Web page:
Investigating Loops and Coils with Vernier Sensors

New Zealand electrical engineer, Patrick Herd, used Vernier sensors to help Swedish teens prepare for the International Young Physicists’ Tournament last year. One of the problems the students were investigating dealt with the loops and coils that develop while twisting rope. Patrick and physicist Felicia Ullstad designed and built a rig to help the team study the twisting of the rope under tension. The study included how much the rope shortened with each extra loop formed and the speed changes that accompanied the loop formation.

An electric drill controlled by a knife switch was used to twist the rope. A magnet was attached to the drill chuck and a Vernier Magnetic Field Sensor detected and counted the turns of the drill. Several design iterations were involved with measuring the linear contraction of the rope. First, a Motion Detector was tried and abandoned due to noisy results. Next, Patrick rigged a homemade photogate and pulley using a Light Sensor and a light in a tube, but the resolution for this measurement was not fine enough. Finally, a Rotary Motion Sensor was used in place of the pulley, giving smooth, high-resolution data.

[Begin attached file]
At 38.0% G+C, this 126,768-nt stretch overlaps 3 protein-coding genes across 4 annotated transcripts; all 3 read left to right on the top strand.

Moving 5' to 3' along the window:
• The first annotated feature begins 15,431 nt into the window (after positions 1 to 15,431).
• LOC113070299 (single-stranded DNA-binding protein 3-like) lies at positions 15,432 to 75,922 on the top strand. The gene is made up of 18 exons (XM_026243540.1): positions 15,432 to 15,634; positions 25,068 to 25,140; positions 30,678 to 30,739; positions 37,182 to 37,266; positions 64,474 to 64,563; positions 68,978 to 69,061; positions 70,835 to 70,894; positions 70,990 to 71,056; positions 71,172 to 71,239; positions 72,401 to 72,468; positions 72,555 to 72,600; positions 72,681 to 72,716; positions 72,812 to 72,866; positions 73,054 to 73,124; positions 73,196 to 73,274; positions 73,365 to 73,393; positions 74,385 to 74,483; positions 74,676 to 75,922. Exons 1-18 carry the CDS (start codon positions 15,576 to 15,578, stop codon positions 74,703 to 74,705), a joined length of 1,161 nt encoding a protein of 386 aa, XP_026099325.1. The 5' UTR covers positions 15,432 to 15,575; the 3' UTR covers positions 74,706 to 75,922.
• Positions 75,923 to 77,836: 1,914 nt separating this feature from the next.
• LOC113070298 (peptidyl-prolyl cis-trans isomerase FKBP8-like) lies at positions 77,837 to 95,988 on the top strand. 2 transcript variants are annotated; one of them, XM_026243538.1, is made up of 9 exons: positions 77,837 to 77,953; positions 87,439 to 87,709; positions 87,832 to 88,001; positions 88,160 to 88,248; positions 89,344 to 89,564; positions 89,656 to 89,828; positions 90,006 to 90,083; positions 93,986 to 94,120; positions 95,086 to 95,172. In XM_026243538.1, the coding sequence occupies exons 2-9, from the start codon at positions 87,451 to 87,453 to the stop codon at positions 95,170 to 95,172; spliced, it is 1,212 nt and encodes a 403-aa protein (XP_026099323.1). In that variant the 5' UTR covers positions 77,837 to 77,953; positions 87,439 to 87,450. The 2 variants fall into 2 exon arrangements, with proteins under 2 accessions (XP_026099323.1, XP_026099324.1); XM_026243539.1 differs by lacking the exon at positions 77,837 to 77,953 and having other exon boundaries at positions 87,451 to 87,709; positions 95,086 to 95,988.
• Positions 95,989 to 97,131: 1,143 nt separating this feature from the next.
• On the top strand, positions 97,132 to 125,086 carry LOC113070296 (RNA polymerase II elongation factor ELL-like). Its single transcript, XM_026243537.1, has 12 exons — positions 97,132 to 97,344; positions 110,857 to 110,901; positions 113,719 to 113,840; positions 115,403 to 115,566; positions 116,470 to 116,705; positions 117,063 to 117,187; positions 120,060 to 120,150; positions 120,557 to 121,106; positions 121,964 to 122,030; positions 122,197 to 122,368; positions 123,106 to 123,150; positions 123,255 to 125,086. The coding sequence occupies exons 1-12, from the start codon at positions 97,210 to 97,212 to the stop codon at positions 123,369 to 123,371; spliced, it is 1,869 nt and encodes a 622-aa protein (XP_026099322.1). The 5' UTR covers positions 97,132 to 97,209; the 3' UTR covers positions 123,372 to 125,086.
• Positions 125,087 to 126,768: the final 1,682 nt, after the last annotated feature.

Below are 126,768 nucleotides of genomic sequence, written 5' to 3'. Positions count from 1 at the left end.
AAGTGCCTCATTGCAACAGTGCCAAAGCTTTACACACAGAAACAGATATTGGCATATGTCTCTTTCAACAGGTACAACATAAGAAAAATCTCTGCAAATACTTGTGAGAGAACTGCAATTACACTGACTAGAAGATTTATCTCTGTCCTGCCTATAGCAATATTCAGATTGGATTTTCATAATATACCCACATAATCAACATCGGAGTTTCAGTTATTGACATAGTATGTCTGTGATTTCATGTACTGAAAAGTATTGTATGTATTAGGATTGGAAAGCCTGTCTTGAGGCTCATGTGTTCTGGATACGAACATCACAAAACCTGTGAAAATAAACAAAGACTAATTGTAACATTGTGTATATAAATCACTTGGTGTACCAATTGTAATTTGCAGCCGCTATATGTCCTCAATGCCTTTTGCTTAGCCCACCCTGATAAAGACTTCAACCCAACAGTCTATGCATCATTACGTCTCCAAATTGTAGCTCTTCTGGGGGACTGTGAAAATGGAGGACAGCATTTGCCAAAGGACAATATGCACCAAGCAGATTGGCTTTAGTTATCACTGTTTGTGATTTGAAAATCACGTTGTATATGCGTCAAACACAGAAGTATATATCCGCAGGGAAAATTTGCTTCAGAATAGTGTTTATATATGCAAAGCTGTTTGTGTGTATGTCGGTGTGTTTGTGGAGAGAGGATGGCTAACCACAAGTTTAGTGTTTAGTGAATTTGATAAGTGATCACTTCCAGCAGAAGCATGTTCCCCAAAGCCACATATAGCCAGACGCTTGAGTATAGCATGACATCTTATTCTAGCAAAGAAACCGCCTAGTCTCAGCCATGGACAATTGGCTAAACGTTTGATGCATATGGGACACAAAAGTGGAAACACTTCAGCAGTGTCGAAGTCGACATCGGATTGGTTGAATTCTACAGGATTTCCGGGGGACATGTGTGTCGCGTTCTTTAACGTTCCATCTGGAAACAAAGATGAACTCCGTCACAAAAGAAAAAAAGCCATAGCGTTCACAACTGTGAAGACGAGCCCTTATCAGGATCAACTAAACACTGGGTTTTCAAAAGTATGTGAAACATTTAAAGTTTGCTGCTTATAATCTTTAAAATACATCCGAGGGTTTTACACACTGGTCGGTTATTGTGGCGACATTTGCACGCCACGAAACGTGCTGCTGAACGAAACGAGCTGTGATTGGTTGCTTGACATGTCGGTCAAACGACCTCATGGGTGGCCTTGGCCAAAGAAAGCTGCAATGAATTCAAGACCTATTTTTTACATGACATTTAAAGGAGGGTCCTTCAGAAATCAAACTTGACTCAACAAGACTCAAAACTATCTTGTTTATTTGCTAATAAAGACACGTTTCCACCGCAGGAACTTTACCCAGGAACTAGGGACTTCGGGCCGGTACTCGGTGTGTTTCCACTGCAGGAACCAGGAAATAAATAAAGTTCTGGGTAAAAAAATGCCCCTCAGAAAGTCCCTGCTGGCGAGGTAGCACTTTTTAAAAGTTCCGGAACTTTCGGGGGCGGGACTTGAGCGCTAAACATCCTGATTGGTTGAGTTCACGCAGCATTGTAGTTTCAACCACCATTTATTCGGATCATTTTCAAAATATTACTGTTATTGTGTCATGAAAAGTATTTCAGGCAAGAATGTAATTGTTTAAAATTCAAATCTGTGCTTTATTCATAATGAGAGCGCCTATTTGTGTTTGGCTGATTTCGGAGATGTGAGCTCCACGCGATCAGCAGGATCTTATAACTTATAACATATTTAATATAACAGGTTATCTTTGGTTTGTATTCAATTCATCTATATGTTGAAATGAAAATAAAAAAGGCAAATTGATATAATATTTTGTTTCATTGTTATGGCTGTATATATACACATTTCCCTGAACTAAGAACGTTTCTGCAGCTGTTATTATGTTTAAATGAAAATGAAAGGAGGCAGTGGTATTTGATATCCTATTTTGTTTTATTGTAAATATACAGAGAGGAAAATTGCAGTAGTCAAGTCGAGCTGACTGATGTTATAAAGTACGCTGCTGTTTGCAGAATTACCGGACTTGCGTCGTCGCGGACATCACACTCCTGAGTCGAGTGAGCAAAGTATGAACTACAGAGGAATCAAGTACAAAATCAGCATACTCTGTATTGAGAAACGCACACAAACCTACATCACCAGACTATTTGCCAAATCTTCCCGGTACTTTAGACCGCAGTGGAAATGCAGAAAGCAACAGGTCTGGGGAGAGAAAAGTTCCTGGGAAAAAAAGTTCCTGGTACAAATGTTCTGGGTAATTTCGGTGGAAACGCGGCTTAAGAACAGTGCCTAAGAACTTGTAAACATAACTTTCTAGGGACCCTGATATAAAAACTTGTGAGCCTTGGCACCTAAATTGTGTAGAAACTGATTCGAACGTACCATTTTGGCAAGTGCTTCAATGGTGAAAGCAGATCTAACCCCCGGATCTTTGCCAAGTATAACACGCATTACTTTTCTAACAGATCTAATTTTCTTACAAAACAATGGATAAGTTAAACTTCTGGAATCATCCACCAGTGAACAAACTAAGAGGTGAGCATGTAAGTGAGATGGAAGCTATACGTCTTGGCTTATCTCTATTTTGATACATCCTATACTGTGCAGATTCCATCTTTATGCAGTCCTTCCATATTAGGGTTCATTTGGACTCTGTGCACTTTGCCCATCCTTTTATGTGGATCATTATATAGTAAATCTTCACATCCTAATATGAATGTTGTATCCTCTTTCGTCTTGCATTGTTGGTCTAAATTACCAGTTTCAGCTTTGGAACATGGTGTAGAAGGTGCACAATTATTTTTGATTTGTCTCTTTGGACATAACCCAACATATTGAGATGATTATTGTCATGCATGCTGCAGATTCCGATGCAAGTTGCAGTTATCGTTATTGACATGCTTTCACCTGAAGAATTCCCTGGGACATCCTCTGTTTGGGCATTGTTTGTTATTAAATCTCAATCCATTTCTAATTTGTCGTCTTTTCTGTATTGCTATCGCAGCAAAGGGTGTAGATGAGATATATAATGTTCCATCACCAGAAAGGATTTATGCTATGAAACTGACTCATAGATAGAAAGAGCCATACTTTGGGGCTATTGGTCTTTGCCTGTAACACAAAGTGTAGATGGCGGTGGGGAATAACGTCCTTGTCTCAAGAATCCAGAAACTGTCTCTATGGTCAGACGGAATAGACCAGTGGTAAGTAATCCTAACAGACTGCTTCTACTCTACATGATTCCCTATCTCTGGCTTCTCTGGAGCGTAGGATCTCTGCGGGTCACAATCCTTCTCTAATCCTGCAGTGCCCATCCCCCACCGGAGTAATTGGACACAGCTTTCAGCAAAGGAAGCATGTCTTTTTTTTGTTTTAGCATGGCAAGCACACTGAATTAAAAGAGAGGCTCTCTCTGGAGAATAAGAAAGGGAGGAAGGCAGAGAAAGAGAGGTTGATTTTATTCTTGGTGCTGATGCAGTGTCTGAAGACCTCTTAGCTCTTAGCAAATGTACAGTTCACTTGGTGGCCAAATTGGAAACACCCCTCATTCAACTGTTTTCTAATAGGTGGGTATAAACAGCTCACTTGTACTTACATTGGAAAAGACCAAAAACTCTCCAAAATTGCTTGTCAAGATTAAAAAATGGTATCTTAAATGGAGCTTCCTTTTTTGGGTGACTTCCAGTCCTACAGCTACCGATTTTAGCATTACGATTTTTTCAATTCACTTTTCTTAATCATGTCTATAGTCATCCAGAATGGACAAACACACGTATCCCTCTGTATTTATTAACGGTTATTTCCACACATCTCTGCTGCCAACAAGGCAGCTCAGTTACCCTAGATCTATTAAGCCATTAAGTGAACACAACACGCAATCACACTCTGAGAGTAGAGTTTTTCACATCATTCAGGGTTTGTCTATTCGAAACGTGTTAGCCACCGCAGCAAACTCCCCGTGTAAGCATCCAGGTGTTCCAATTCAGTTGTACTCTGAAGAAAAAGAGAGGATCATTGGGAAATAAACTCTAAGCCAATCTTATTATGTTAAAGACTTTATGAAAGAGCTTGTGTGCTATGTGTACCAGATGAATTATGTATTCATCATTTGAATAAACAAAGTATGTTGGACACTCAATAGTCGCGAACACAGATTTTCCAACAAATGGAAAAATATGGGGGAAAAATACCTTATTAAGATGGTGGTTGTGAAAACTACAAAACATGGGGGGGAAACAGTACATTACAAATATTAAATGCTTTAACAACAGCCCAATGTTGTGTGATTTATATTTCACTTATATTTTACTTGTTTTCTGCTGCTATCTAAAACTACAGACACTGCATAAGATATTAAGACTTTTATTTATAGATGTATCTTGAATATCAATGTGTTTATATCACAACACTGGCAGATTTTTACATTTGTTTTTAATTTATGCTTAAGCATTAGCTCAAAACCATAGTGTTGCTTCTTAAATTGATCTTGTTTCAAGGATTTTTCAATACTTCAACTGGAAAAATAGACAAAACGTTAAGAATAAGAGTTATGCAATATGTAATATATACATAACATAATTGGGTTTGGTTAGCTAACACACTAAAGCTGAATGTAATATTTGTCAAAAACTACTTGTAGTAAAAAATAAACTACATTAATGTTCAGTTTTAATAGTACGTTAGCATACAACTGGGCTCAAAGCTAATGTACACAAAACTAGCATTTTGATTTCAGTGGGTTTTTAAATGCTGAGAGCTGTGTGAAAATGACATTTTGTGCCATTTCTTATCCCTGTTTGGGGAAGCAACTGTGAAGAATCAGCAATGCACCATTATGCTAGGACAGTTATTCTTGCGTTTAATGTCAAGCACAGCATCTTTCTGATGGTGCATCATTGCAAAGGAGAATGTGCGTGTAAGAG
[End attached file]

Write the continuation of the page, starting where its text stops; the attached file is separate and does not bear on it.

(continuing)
A twisting rope

A Dual-Range Force Sensor measured the tension in the rope. Trials were conducted with the rope held to a constant length and with the force sensor hanging from the rope with an attached mass to control the allowed tension. While Team Sweden did not take top honors in the tournament, they certainly learned a lot and had some fun! After five rounds of competition, Team Sweden came in 11th place out of a field of 28 countries.

Rotary Motion Sensor in position to measure change in length of rope

For more information about the International Young Physicists’ Tournament, go to
For Patrick’s original blog post about this experiment, with many more photos, go to